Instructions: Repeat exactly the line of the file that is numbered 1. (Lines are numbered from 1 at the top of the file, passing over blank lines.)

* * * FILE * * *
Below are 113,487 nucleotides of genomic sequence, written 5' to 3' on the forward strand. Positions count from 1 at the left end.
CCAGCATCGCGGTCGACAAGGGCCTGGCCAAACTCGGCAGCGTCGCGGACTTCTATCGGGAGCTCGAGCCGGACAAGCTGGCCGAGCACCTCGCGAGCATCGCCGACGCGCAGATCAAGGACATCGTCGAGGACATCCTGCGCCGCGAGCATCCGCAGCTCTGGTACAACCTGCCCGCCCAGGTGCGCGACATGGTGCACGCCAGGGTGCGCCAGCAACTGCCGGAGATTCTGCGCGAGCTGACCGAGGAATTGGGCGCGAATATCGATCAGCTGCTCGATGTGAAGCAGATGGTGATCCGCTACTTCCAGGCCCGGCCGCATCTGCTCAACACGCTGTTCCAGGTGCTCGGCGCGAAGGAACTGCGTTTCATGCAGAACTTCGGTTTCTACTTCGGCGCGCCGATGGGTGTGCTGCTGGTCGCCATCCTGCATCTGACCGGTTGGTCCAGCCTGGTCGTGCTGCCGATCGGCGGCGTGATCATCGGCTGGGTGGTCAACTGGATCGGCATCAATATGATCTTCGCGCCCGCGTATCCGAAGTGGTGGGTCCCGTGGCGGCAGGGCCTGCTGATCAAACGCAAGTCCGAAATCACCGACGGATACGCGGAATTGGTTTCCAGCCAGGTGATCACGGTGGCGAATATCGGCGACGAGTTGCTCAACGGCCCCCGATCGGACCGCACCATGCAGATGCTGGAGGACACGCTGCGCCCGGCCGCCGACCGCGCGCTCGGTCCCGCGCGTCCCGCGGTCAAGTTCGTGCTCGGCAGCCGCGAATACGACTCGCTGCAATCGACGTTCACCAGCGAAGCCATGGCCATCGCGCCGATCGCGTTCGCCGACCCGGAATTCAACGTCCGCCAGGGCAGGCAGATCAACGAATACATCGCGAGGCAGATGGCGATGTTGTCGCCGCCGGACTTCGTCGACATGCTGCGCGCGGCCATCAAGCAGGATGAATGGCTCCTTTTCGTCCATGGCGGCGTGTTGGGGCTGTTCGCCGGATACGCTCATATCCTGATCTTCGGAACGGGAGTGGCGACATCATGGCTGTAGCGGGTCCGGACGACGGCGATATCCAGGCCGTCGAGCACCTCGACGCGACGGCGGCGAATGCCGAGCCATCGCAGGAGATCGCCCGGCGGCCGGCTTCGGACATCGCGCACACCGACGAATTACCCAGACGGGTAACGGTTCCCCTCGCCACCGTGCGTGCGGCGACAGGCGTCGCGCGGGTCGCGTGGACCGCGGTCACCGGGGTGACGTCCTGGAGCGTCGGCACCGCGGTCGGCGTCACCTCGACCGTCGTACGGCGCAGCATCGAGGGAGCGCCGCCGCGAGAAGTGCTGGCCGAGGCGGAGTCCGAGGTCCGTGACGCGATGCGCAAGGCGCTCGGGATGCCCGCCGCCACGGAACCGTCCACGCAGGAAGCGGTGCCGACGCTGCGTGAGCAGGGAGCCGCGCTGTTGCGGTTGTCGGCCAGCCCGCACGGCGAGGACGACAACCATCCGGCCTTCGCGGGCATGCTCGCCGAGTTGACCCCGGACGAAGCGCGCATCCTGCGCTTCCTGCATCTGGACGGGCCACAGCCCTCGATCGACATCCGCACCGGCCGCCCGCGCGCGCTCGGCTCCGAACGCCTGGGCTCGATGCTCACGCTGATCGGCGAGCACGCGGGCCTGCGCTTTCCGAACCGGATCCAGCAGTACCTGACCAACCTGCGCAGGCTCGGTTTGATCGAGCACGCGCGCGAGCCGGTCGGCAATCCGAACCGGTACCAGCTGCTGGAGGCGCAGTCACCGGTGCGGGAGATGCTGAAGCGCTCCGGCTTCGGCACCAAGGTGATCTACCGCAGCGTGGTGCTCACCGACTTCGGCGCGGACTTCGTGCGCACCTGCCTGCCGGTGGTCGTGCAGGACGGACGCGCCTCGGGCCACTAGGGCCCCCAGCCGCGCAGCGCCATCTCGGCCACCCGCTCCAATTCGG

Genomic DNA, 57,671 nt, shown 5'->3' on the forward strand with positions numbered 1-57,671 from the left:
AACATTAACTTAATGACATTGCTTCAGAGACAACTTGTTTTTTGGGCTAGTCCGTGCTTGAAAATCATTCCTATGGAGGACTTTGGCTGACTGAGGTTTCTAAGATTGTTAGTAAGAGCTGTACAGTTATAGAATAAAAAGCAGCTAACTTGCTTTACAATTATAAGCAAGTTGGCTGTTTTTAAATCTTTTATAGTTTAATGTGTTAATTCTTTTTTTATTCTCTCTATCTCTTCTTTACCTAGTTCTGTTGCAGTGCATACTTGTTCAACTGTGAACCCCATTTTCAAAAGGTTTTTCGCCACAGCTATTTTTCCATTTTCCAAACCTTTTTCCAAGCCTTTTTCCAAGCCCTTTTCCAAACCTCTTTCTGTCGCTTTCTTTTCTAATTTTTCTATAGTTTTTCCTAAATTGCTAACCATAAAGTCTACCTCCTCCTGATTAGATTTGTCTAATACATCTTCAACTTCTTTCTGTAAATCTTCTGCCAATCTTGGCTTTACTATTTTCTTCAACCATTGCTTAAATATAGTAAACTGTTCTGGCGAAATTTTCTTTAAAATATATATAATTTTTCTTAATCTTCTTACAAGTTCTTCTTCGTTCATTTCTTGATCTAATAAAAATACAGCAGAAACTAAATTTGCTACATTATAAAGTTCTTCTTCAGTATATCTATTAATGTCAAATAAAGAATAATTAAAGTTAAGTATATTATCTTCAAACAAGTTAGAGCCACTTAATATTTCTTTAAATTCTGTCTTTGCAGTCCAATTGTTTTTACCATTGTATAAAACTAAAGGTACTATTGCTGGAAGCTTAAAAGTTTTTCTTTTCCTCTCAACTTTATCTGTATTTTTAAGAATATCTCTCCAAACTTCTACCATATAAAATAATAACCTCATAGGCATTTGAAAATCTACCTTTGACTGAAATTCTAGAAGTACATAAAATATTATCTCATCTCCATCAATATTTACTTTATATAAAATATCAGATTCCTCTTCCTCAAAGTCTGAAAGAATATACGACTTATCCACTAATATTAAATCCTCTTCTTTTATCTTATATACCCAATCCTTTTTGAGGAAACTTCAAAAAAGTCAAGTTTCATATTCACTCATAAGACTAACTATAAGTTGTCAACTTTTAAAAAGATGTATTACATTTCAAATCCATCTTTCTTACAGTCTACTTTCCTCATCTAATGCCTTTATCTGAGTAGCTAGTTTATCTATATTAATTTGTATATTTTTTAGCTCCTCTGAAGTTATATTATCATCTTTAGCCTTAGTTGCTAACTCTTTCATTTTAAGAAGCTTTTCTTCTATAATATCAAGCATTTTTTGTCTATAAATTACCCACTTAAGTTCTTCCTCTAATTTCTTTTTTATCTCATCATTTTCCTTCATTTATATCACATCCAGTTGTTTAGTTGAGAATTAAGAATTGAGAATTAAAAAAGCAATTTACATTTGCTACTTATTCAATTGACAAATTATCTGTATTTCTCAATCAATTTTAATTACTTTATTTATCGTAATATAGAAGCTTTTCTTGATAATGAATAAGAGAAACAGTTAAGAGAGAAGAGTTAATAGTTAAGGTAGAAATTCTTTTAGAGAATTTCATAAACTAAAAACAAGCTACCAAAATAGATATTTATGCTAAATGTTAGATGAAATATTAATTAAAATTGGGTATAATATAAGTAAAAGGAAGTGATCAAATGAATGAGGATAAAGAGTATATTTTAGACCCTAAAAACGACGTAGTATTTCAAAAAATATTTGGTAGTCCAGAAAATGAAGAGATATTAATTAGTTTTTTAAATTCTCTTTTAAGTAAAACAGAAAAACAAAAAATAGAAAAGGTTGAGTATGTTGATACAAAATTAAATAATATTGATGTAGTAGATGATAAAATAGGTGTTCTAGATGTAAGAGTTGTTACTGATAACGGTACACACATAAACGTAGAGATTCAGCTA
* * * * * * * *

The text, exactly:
Below are 113,487 nucleotides of genomic sequence, written 5' to 3' on the forward strand. Positions count from 1 at the left end.